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InfoQ Homepage News Git 2.22 Adds Topology-Preserving, Interactive Rebase

Git 2.22 Adds Topology-Preserving, Interactive Rebase

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The most significant new feature in the latest Git release, Git 2.22, enables rebasing non-trivial branch topologies, e.g., those including merges, without flattening them while also allowing to use interactive rebase features.

Rebasing a commit is a great way to keep your Git history linear when merging a feature branch after its base branch, e.g. master, has changed. In such cases, Git's standard approach to make sure no changes in the two diverging branches go lost is to merge master on to the feature branch before trying to merge it back to master. This gives you the opportunity to resolve any merging conflicts Git is not able to resolve on its own, and additionally will create a commit topology of your master branch that explicitly represents the merge operation if a 3-way merge is required.

Contrary to merging, rebasing a commit on top of a diverged master branch will just pretend you started working on the branch leading to that commit from the current tip of master -- provided no conflicts are found. In such cases, your master branch history will show no traces of the fact you created a branch and then merged it back to master. Your whole history will appear just linear.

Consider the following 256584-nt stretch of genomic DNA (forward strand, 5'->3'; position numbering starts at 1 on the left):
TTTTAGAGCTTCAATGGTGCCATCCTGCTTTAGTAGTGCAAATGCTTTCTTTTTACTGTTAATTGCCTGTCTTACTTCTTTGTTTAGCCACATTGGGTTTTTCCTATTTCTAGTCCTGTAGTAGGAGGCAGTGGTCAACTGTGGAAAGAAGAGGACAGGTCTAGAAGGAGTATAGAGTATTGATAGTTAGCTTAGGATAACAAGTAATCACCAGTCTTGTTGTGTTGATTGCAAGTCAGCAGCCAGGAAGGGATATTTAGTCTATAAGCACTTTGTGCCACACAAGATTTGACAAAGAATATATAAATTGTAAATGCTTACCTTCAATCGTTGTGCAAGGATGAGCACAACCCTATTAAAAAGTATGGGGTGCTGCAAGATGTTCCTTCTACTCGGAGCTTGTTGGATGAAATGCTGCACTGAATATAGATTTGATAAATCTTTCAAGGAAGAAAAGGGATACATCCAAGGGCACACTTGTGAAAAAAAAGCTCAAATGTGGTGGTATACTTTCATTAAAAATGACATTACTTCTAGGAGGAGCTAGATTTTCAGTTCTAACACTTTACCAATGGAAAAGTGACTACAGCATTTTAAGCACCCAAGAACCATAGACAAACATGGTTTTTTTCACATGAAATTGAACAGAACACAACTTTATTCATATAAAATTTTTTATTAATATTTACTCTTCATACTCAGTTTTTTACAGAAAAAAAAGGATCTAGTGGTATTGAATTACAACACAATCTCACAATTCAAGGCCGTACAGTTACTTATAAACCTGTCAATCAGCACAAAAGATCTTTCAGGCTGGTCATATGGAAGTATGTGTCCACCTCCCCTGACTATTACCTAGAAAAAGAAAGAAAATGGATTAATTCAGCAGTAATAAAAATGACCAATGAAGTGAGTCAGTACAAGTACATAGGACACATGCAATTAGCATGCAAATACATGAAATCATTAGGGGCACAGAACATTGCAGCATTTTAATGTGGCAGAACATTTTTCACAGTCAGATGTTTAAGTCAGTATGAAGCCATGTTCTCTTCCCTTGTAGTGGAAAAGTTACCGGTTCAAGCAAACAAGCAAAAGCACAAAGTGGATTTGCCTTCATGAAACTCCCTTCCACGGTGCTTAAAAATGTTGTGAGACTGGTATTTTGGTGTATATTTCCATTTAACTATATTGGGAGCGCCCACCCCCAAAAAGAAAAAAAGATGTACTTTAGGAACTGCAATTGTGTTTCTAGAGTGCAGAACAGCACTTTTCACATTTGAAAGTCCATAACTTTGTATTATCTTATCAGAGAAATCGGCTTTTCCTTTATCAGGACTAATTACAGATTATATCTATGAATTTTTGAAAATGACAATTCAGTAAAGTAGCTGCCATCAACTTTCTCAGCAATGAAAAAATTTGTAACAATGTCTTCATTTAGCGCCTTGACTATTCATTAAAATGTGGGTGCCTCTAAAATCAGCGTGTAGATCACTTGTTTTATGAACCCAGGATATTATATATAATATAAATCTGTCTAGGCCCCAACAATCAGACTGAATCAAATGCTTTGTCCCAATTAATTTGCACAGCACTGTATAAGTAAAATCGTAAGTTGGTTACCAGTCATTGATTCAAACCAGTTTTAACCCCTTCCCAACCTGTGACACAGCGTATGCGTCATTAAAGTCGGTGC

The latter approach falls short in cases where the feature branch you want to rebase itself generated a complex topology including sub-branches and merges. To fix that, the new --rebase-merges option will now replay a set of commits on top of a new base and preserve the rebased branch topology. In addition, it also includes interactive rebasing features such as renaming, squashing, reordering, etc. Conceptually, doing a rebase-merges using interactive features is (almost) equivalent to doing a preserve-merges rebase followed by rebase -i. In fact, the preserve-merges options has been deprecated in Git 2.22 in favour of rebase-merges. You can find a thorough discussion of the algorithm behind rebase-merges on Stack Overflow.

Support for rebase-merges is not the only change in Git 2.22, which contains many new features and bug fixes. Among those we highlight:

  • You can define new configuration variables for name and email of author and committer where more granularity is required than what allowed by user.

  • You can get the name of the current branch by executing git branch --show-current.

  • If you checkout a directory from a branch and your current tree includes new tracked files, Git by default will not touch the latter, so you will end up with a mix of files from the checked-out branch and your current branch. You can now give the --no-overlay option to git checkout to make sure tracked files are deleted, and re-created, as necessary.

Git 2.22 includes many more changes than what can be covered here, so make sure you read the official release notes for the full detail.

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